Friday, 10 June 2016
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I was dreaming of those Elizabethan girls. Burlesque dancers, with their soft, downy feathers and leather gloves that slapped across my face. They smelt of vinegar, salt, and rotting burgers and they sang in a deafening squawk as they moved across my dreams. It was another hot night. It felt like all the air had been sucked out of Cardiff and, even with my windows open there was barely a breath of breeze. The dancers were moving closer to me, sexy, seductive, sweaty. Their feather boas brushed my face; they were closing in. I was being suffocated by them. They started laughing, a squawking, Janice from Friends type laugh.
I woke in a pool of sweat. At first I thought I was being suffocated by the humidity. But humidity isn’t soft damp and smelly like the weight on my head and as far as I knew humidity doesn’t have feathers.
When you have your window open at night you might expect the odd moth or mosquito to fly in and irritate you, but what do you do when you wake up and there is a seagull sitting on your face?
Seagulls are nasty bastards. If one has ever swooped down and stolen a bag from your hands, you’ll know that they don’t take no for an answer. They’ve got strong wings, dead eyes and beaks that would be classed as illegal lethal weapons in 143 different countries worldwide and I had one sitting on my head like it was king of the castle.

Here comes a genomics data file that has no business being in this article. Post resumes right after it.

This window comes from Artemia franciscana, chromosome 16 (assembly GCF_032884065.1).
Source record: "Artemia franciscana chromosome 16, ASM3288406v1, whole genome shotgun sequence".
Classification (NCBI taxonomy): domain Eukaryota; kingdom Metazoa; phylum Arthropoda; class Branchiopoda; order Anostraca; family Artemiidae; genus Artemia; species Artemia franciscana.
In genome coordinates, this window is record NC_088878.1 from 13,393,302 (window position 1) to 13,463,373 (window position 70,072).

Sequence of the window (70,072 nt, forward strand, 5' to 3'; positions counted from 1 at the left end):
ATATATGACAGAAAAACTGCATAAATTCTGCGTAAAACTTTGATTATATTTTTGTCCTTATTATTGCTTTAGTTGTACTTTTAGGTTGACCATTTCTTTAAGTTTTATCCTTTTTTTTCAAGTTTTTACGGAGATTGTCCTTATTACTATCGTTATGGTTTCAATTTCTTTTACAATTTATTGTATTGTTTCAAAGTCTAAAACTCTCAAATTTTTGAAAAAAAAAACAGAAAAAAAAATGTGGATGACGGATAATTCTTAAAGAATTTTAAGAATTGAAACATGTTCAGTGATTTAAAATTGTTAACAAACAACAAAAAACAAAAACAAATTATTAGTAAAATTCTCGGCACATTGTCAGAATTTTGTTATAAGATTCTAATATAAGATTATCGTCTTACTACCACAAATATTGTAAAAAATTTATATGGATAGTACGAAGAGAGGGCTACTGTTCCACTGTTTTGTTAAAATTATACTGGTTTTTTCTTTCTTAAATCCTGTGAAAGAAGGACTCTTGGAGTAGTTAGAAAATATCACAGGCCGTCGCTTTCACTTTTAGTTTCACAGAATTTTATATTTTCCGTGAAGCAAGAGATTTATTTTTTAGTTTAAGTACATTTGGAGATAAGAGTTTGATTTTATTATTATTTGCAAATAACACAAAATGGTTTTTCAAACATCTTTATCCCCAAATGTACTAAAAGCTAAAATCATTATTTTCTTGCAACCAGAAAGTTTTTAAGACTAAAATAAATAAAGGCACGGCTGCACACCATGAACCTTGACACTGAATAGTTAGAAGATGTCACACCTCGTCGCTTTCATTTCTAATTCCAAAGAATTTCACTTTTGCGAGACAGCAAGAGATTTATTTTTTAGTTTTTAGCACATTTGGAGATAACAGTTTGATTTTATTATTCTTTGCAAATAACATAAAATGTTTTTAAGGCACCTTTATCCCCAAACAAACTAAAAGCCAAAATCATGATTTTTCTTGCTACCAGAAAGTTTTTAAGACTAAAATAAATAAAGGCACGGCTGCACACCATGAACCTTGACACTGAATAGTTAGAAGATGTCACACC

Should I move? I wanted to move, I wanted to shoo the bloody stinking bird off me. But what if it attacked. I was naked and didn’t think I’d like a gull pecking at me. But if I stayed still, I would have a mouthful of feathers and a nose full of the smell of the sea in my nostrils, and when that sea is next to most polluting power station in Europe, it’s not the most alluring of smells.
The bloody thing was moving. It stood up, I took a deep breath while I could. The leathery webbed feet slapped my face as the bird turned around, it ruffled its feathers and then nestled down again. The smell got worse suggesting my nose was rather too close to the cloaca for comfort. Although the bird seemed perfectly comfortable. It was time for action. I had to hatch a plan before the bloody gull hatched an egg.
The idea was simple, move down the bed as fast as I could and wrap my whole body in the duvet to protect myself from the counter attack the bird would no doubt launch. I counted myself in, three, two, one.
I scrambled. The bird flew off my face and I managed to get the duvet around me. The gull was mad. The wings flapped, the mouth roared its disapproval. A wing thumped me in the back. I rolled off the bed and onto the floor and with the duvet still around me managed to get the bedroom door open and get through it. I slammed it shut hoping to god the seagull hadn’t come out of the room with me. I listened for a second, before deciding the noise was coming from behind the door. I dropped my duvet defence and was relieved to see I was alone in my flat. Okay, there was a seagull trapped in my bedroom but I could deal with that problem in the morning. For now, I just wanted to wash the smell of the sea off my face.